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For each of the graphs described below, state whether or not such a graph exists. For those that do exist, draw an example of such a graph. For those that do not exist, explain why they do not exist.

(a) A simple graph with 7 vertices with degrees 4, 3, 3, 3, 3, 2, 1 Answer: 19 degrees therefore doesnt exist, the degrees must be even.

(b) A simple graph with 7 vertices with degrees 6, 5, 3, 3, 3, 1, 1 that is not connected.

(c) A simple graph with 7 vertices with degrees 2, 2, 2, 2, 2, 2, 2 that contains no closed Euler trail.

Answer Theorem: you cant have a vertex with a degree of 2 if it isnt connecting another vertex therefore all vertices must connect atleast one other therefore a euler trail will exist.

(d) A simple graph with 8 vertices with degrees 4, 3, 2, 1, 1, 1, 1, 1 that is a tree.

Exists , just drew this one out

(e) A simple graph with 8 vertices with degrees 3, 2, 2, 1, 1, 1, 1, 1 that is connected.

this must contain 14 degrees rather contains 12

While i understand the concept Im not sure if my explanation is sufficient or right

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  • $\begingroup$ Your answer to (c) is wrong. Can you draw a simple graph with 3 vertices with degrees 2, 2, 2? OK, now can you draw a simple graph with 4 vertices with degrees 2, 2, 2, 2? OK, now put the two drawings side by side. Do you see 7 vertices with degrees 2, 2, 2, 2, 2, 2, 2? Can you draw a closed Euler trail?> $\endgroup$ – bof May 27 '15 at 8:26
  • $\begingroup$ couldnt you just draw 7 vertices connecting each other? im not sure i follow $\endgroup$ – henryt May 27 '15 at 8:31
  • $\begingroup$ Sure, you can draw "7 vertices connecting each other", but that's not what problem (c) asks for. It asks you if you can draw a graph with 7 vertices, all of degree 2, which contains no closed Euler trail. And I just showed you how to draw one. $\endgroup$ – bof May 27 '15 at 8:42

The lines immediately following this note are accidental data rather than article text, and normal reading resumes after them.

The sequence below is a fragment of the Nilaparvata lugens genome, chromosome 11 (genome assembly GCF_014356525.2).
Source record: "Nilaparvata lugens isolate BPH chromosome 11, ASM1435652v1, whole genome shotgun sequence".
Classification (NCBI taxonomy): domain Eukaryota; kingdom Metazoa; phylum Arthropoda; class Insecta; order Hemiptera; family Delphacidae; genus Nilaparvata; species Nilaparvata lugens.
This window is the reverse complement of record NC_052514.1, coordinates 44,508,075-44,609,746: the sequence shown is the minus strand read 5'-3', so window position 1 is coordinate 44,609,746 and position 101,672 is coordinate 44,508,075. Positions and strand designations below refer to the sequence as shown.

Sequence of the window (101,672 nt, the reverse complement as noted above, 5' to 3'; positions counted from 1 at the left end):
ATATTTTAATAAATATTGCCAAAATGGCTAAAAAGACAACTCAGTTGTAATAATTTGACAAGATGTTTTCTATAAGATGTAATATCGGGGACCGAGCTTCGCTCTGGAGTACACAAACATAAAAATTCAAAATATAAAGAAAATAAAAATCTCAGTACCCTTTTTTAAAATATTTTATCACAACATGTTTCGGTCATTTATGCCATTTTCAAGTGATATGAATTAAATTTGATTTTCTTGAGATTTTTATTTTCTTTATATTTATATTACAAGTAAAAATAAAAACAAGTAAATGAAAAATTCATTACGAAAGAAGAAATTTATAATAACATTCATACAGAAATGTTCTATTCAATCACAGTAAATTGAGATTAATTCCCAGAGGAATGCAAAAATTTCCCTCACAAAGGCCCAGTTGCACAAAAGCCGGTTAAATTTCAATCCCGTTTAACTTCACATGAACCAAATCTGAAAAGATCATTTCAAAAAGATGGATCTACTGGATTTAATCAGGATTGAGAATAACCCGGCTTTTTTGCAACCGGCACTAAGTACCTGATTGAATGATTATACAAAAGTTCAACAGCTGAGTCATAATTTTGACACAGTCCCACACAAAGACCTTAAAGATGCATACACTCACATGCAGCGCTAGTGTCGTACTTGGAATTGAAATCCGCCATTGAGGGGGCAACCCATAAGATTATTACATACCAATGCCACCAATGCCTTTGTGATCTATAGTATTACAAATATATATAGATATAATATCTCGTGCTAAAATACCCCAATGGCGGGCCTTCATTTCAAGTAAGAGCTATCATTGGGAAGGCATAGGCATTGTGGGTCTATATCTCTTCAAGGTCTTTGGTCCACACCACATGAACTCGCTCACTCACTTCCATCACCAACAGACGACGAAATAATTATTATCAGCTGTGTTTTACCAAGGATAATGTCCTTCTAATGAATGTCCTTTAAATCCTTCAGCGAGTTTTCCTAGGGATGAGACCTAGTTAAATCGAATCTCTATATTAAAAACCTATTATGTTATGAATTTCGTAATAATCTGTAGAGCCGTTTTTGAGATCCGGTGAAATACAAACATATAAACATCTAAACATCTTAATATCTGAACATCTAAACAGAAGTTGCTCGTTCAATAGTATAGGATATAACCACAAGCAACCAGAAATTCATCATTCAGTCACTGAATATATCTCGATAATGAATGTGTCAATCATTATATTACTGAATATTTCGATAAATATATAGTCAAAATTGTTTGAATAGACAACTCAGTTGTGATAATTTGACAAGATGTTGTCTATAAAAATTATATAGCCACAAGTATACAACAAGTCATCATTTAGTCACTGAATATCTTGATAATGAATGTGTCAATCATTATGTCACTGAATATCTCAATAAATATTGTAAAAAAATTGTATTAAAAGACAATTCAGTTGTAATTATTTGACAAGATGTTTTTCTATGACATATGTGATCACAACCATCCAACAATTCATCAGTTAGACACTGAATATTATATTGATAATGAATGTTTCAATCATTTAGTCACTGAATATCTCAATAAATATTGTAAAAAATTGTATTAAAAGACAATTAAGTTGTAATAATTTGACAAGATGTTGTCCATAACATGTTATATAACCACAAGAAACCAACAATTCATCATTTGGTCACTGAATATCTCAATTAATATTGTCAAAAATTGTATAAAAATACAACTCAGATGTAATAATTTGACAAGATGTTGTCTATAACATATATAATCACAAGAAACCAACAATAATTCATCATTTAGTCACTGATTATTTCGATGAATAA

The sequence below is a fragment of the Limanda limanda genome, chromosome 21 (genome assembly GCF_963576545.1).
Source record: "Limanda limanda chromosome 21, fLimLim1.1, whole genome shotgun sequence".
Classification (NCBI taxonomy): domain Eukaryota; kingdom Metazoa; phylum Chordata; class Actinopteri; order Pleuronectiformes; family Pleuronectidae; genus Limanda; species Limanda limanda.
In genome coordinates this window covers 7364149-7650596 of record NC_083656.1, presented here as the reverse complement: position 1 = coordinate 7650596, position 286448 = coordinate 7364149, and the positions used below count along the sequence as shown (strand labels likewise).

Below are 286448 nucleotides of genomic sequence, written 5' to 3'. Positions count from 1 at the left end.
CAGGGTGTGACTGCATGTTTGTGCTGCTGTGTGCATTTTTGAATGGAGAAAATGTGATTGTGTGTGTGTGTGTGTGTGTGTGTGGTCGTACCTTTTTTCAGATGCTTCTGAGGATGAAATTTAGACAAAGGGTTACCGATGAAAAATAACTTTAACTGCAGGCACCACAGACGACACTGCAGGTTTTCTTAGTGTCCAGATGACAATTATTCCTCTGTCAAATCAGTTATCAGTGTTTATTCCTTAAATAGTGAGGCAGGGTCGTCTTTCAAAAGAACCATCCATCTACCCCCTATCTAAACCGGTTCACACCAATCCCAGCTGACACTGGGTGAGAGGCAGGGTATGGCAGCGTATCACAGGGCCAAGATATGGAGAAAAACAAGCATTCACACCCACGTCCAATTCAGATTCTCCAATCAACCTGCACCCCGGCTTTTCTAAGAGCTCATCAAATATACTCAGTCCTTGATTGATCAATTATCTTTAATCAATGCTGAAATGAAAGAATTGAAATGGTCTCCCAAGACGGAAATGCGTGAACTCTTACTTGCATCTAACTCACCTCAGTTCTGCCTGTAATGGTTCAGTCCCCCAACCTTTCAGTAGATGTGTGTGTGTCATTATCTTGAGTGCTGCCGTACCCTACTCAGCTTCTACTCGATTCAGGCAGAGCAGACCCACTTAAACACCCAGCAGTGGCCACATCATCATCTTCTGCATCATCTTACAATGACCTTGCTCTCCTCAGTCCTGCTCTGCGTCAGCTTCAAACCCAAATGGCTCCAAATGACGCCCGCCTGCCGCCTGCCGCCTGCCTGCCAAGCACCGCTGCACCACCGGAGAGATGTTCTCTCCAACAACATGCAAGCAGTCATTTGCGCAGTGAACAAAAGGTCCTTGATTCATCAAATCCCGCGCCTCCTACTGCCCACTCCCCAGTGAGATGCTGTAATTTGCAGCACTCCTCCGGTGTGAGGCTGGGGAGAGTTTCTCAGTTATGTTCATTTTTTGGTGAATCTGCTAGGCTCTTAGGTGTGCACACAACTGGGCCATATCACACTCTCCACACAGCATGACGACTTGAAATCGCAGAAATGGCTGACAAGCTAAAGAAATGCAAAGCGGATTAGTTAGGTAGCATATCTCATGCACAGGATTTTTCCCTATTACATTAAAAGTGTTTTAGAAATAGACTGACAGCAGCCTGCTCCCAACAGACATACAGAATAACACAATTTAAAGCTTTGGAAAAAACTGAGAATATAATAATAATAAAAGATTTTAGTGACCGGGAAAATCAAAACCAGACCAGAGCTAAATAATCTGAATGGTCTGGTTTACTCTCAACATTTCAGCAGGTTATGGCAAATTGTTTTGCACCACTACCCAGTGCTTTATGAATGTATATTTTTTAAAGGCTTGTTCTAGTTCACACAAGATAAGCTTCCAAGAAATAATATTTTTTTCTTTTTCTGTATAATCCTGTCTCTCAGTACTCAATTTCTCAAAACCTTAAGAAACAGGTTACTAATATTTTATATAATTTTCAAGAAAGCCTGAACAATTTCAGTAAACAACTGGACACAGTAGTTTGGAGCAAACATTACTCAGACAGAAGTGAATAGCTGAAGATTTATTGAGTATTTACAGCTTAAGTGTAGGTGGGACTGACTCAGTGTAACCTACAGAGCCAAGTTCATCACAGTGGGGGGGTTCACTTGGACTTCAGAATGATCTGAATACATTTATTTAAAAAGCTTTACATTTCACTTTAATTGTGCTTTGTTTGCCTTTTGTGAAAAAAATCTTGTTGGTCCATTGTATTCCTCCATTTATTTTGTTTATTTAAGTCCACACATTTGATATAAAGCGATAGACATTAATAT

• $\begingroup$ i think you mis-interpreted my answer :P im also saying a graph with a closed euler trail therefore the statement is wrong :P $\endgroup$ – henryt May 27 '15 at 8:49
  • $\begingroup$ You lost me. Part (c) asks, does there exist a simple graph with 7 vertices and degrees 2,2,2,2,2,2,2 that contains no closed Euler trail. I showed you how to draw a simple graph with 7 vertices and degrees 2,2,2,2,2,2,2 that contains no closed Euler trail. What statement is wrong?? $\endgroup$ – bof May 27 '15 at 8:58
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You are correct on part (A).

In (B) such a graph is not possible. Because if you look at the vertex that has degree 6 it must be connected with all the other vertices in the graph. But then there is a vertex of degree 5 it will be connected to the degree 6 vertex plus 4 other vertices. But there are two vertices of degree 1 that are already exhausted by the degree 6 vertex hence such a connection is not possible.

For part (C) such a graph is possible. As an example you have $C_3 \cup C_4$.

For part (E) your judgement is right for such a graph of order 8 to be connected it must at least have 7 edges $\implies$ the sum of degrees of vertices must be at least 14.

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  • $\begingroup$ for e) where you count the degrees with respect to edges and vertices, is that only for trees or is that for any graph $\endgroup$ – henryt May 27 '15 at 8:33
  • $\begingroup$ or is it that if ANY graph is connected, its automatically a tree? $\endgroup$ – henryt May 27 '15 at 8:35
  • $\begingroup$ I have edited that part. $\endgroup$ – Miz May 27 '15 at 8:39
  • $\begingroup$ Another definition of a tree is a connected graph with no cycles. $\endgroup$ – CPM May 27 '15 at 8:47

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